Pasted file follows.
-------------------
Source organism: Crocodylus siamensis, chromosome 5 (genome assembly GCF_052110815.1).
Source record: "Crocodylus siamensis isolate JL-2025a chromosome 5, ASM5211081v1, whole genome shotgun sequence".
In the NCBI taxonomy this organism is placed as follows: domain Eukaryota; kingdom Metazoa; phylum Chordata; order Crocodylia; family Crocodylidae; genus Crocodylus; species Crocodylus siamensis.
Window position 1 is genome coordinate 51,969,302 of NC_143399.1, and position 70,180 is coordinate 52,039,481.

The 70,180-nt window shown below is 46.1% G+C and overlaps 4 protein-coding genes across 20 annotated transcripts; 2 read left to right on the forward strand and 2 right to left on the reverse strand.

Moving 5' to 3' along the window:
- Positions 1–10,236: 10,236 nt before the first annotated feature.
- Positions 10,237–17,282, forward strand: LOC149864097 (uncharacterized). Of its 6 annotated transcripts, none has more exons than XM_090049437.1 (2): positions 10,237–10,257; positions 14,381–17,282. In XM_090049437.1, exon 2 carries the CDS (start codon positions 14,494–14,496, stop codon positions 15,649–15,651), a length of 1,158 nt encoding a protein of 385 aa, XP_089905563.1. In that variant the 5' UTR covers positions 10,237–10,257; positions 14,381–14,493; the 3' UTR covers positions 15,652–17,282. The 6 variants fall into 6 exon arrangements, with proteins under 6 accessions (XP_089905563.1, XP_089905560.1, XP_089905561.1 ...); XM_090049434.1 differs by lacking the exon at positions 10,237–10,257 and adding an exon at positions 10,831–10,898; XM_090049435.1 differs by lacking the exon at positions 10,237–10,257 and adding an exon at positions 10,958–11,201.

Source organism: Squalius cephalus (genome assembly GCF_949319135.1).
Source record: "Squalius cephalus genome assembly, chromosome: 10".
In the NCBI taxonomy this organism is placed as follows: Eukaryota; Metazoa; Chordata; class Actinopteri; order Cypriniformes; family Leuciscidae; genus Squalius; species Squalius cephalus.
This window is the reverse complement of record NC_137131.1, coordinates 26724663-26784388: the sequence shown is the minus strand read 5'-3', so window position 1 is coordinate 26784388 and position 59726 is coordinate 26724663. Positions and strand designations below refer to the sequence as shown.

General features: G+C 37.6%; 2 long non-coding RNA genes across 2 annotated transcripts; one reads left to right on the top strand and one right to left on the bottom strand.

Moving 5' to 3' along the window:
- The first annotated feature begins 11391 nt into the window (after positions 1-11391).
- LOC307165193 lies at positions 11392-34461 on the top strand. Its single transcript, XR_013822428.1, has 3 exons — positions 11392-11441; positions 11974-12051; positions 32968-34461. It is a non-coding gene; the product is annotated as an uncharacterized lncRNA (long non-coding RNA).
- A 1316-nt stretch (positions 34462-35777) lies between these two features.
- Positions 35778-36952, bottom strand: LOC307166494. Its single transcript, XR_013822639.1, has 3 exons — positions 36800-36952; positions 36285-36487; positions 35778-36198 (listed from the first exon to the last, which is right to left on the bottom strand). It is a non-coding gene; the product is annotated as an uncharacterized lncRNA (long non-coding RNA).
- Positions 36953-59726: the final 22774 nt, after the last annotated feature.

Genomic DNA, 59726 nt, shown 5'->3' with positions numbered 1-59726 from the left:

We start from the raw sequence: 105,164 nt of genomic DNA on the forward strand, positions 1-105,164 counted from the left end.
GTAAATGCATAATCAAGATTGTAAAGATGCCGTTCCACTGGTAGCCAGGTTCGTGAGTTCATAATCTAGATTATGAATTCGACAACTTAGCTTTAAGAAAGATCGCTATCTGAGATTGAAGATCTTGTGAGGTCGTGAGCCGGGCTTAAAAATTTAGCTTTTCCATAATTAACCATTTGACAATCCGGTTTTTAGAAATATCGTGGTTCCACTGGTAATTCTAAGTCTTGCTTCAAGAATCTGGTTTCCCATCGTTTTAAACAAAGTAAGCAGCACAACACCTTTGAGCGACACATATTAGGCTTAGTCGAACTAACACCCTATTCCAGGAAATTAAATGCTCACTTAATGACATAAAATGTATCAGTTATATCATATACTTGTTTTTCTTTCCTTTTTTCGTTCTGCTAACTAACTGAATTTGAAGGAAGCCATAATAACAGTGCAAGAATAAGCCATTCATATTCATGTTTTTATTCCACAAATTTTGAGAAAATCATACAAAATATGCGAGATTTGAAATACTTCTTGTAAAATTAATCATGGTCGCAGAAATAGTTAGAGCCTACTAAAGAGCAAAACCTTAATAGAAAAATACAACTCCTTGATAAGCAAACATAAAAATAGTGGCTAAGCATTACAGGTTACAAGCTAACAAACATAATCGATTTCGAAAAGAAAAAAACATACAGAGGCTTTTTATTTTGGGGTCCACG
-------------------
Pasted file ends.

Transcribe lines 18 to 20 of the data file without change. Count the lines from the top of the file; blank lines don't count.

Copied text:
- Positions 35778-36952, bottom strand: LOC307166494. Its single transcript, XR_013822639.1, has 3 exons — positions 36800-36952; positions 36285-36487; positions 35778-36198 (listed from the first exon to the last, which is right to left on the bottom strand). It is a non-coding gene; the product is annotated as an uncharacterized lncRNA (long non-coding RNA).
- Positions 36953-59726: the final 22774 nt, after the last annotated feature.

Genomic DNA, 59726 nt, shown 5'->3' with positions numbered 1-59726 from the left: